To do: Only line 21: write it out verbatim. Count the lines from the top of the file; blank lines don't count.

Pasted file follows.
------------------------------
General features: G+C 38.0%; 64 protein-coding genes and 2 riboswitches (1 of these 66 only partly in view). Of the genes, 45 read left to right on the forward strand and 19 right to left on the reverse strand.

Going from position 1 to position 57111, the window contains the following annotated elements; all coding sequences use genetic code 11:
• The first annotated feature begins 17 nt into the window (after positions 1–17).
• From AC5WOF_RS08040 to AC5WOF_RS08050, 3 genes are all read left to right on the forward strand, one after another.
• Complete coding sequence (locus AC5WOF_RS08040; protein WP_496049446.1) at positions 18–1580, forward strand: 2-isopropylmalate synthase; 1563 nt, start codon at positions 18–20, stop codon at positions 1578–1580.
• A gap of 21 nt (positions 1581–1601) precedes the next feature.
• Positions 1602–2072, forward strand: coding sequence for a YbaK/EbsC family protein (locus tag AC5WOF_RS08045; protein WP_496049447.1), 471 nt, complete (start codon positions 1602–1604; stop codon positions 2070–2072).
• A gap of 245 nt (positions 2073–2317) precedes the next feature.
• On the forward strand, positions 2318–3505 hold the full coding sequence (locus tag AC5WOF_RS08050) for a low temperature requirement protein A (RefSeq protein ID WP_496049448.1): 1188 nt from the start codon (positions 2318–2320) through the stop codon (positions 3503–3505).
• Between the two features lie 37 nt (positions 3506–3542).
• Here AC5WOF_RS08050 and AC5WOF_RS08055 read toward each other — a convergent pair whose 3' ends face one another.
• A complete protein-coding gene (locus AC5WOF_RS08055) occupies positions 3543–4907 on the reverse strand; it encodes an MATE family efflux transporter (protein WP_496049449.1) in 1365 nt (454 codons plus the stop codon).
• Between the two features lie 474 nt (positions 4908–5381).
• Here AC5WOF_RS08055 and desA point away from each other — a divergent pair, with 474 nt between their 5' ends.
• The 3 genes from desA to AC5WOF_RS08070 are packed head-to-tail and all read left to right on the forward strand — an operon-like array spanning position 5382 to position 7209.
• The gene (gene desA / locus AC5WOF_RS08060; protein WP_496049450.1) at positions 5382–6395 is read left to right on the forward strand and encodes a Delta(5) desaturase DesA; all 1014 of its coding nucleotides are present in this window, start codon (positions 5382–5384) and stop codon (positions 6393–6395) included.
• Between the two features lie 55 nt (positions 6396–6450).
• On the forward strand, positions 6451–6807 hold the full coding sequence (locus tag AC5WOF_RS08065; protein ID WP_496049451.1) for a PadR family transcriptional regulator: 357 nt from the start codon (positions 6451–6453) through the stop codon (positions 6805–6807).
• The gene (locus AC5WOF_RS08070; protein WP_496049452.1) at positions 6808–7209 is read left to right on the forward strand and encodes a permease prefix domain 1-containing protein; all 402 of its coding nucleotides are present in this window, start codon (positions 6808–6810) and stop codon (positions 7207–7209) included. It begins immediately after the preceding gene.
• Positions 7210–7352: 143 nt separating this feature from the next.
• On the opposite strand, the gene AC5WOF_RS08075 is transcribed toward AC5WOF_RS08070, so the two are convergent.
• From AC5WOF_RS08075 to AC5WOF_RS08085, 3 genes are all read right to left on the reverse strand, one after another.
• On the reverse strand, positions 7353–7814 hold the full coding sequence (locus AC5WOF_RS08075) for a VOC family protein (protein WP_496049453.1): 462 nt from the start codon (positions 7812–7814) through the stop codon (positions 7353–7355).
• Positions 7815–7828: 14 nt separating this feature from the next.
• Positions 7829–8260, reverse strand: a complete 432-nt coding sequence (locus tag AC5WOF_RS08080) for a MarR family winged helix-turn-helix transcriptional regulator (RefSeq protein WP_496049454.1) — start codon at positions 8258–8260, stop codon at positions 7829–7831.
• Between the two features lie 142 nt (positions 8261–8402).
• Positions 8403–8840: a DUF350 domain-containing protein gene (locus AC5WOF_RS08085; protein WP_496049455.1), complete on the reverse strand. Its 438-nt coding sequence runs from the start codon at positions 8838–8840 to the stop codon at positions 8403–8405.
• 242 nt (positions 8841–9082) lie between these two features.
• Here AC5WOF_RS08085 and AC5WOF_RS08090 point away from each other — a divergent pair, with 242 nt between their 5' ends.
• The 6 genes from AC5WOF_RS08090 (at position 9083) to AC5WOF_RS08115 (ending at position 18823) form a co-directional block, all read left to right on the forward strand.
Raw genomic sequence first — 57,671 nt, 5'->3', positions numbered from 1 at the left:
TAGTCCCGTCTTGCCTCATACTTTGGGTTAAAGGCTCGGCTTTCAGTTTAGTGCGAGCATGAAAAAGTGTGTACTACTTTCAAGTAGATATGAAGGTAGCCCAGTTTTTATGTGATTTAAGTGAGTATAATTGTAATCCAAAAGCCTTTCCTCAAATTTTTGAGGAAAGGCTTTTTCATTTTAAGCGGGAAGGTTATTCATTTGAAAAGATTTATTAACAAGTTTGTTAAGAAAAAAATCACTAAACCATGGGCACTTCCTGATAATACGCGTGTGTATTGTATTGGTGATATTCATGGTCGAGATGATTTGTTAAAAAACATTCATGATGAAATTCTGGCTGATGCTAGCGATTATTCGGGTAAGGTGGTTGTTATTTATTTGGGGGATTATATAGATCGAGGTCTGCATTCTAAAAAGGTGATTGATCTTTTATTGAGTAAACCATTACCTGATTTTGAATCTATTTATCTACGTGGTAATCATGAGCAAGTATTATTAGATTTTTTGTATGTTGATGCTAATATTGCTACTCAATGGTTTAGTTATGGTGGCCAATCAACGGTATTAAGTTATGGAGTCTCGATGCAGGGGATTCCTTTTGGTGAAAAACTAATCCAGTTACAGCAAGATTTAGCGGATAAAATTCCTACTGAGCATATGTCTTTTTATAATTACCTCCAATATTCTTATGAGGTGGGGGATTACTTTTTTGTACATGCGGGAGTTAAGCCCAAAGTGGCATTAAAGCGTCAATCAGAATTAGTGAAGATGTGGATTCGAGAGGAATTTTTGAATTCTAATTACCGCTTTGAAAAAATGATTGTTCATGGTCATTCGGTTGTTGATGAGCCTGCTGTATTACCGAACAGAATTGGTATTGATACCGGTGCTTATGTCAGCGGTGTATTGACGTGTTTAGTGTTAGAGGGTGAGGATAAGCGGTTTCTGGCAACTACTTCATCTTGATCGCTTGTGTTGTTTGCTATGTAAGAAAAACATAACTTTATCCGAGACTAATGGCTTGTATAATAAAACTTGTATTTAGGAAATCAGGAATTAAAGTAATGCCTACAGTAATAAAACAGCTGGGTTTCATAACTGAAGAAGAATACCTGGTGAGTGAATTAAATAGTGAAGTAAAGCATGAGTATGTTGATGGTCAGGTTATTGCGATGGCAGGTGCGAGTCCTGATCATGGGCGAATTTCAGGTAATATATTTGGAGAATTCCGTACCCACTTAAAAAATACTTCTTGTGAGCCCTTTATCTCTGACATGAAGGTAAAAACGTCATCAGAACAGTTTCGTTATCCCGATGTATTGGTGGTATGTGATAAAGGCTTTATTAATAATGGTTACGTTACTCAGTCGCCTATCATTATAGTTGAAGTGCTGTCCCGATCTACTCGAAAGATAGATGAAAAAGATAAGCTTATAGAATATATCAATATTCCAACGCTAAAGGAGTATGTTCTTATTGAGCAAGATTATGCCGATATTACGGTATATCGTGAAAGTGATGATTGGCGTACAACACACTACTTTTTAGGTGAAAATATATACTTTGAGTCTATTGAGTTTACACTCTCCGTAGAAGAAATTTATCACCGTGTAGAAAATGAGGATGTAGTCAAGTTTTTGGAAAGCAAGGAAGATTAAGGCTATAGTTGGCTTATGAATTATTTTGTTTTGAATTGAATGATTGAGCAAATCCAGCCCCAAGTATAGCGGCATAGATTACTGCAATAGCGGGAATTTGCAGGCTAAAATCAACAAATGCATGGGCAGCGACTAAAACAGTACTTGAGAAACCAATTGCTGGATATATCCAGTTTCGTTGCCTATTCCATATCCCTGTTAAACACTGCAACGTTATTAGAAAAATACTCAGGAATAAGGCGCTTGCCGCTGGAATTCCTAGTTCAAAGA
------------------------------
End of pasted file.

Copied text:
• On the opposite strand, the gene AC5WOF_RS08075 is transcribed toward AC5WOF_RS08070, so the two are convergent.